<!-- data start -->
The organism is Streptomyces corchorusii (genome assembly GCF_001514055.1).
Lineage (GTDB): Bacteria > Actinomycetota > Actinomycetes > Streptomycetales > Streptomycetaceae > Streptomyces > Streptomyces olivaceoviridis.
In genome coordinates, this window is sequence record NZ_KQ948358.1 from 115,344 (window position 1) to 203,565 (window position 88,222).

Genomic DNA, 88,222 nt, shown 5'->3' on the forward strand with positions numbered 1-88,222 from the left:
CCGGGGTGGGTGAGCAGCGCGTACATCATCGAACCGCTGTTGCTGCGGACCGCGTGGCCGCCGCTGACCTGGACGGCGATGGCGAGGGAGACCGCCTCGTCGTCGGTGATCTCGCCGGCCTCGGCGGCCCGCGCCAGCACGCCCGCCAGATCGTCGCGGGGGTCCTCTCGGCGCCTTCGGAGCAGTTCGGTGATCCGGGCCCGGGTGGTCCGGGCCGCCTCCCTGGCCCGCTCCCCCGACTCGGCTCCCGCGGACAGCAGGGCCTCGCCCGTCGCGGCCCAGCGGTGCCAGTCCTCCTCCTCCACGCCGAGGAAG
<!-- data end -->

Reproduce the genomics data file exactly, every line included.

The organism is Streptomyces corchorusii (genome assembly GCF_001514055.1).
Lineage (GTDB): Bacteria > Actinomycetota > Actinomycetes > Streptomycetales > Streptomycetaceae > Streptomyces > Streptomyces olivaceoviridis.
In genome coordinates, this window is sequence record NZ_KQ948358.1 from 115,344 (window position 1) to 203,565 (window position 88,222).

Genomic DNA, 88,222 nt, shown 5'->3' on the forward strand with positions numbered 1-88,222 from the left:
CCGGGGTGGGTGAGCAGCGCGTACATCATCGAACCGCTGTTGCTGCGGACCGCGTGGCCGCCGCTGACCTGGACGGCGATGGCGAGGGAGACCGCCTCGTCGTCGGTGATCTCGCCGGCCTCGGCGGCCCGCGCCAGCACGCCCGCCAGATCGTCGCGGGGGTCCTCTCGGCGCCTTCGGAGCAGTTCGGTGATCCGGGCCCGGGTGGTCCGGGCCGCCTCCCTGGCCCGCTCCCCCGACTCGGCTCCCGCGGACAGCAGGGCCTCGCCCGTCGCGGCCCAGCGGTGCCAGTCCTCCTCCTCCACGCCGAGGAAG